Government grants for free may seem like a scam, but billions of real dollars are available each year to individuals, government agencies, and organizations. Grant awards are wonderful because they never have to be repaid…and you don’t have to pay any fees for them. Thats why these are always better than 4000 high risk loans which can end up badly. To start, there are several basic steps you should follow:
* Step 1: Clearly understand who and what you are. Amazingly, those who offer grants report that as many as 90% of the requests they receive are rejected almost immediately because the applicant is not even eligible for the grant. Government grants are given for very specific purposes to very specific entities, so understand at the outset if you are an individual, a not-for-profit organization (specifically as defined by the IRS), a government agency, a business, etc.
* Step 2: Start with the Federal Register. This is the government’s official source for announcements of all kinds, including grants. It offers a fairly straightforward search tool you can use to regularly look for grants related to your keywords. (If you find the tool confusing, there are free how-to guides available.) Take a look at the summaries returned for your search and see if you find something that matches you and your purpose.
* Step 3: To further investigate potential government grants, go to individual agency websites related to your area. Many of them have sections dedicated to grants. By narrowing your focus you will have fewer results to search through. As an example, the National Science Foundation provides an extensive index of funding opportunities and also allows you to search by keyword and to browse by Program Area (e.g. Engineering, Education and Human Resources, etc.), or by Special Programs for different student levels and for Small Business.
* Step 4: Check out private grants available from private foundations and corporations. You may get many leads by doing a basic web search (e.g. “foundation grants artists” or “corporate grants”). Visit your library to ask for advice and see if they carry the Foundation Center Cooperating Collection, which will include an index of funders. Also visit this website http://www.commongrantapplication.com/, an excellent source for both grant seekers and grant makers. There, you can register for free, then search for grants and submit a standardized form that can be seen by many potential grant makers.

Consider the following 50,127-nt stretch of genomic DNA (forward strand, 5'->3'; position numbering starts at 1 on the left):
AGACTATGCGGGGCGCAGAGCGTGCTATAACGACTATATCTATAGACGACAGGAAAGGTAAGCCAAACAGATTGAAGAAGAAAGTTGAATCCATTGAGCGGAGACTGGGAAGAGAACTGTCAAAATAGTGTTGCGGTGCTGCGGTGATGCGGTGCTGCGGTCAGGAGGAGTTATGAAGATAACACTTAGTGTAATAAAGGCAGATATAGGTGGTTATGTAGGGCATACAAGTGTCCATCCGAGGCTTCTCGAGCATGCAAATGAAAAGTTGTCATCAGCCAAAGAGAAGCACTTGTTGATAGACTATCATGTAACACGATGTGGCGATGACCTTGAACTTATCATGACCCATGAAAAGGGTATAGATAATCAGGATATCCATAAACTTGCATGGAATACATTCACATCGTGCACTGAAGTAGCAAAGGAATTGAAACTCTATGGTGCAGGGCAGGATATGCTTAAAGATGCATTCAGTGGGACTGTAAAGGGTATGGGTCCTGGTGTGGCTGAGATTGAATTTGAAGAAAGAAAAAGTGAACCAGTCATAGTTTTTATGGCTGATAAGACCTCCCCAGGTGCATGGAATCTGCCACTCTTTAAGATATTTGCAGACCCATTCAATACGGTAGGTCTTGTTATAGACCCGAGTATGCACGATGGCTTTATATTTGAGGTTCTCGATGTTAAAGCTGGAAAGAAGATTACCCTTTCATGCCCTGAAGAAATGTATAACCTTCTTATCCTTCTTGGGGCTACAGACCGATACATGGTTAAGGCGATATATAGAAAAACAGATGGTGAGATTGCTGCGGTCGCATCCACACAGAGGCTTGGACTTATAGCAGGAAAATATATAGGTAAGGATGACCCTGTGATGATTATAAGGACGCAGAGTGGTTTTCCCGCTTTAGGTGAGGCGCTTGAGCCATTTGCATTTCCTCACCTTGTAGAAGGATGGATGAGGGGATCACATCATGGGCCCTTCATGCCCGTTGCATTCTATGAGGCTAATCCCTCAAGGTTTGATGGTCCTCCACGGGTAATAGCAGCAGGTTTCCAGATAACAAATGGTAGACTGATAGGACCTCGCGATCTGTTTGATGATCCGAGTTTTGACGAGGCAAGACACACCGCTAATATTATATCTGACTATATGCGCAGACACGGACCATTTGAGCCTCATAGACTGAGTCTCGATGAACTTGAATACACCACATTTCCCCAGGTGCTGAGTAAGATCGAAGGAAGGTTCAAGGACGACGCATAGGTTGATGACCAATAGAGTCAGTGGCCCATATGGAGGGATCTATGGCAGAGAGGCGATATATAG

* Step 5: Once you have found a grant that looks promising, go to the website for that grant and first read through the qualifications for eligibility very carefully. Making a mistake here can cost you lots of time and effort. Be sure you are a qualified applicant — and that you can meet all deadlines — before you go any further!
* Step 6: With Step 5 complete, you are now ready. First read through the entire grant package – regardless of how long or tedious it may appear – and follow every guideline precisely. Create an outline that exactly matches the grant requirements. Follow all instructions, provide the requested data and documentation, and meet all deadlines for submission.
These are the basic steps required for a government grant for free – and have a chance of winning. While anyone can try, the competition can be significant. Grant writing is both a science and an art; fortunately there is readily accessible, and often free, information and guidance available to improve your expertise and your success.
Discover more grant-winning techniques, tips and tricks now at http://www.gofreegovernmentmoney.com/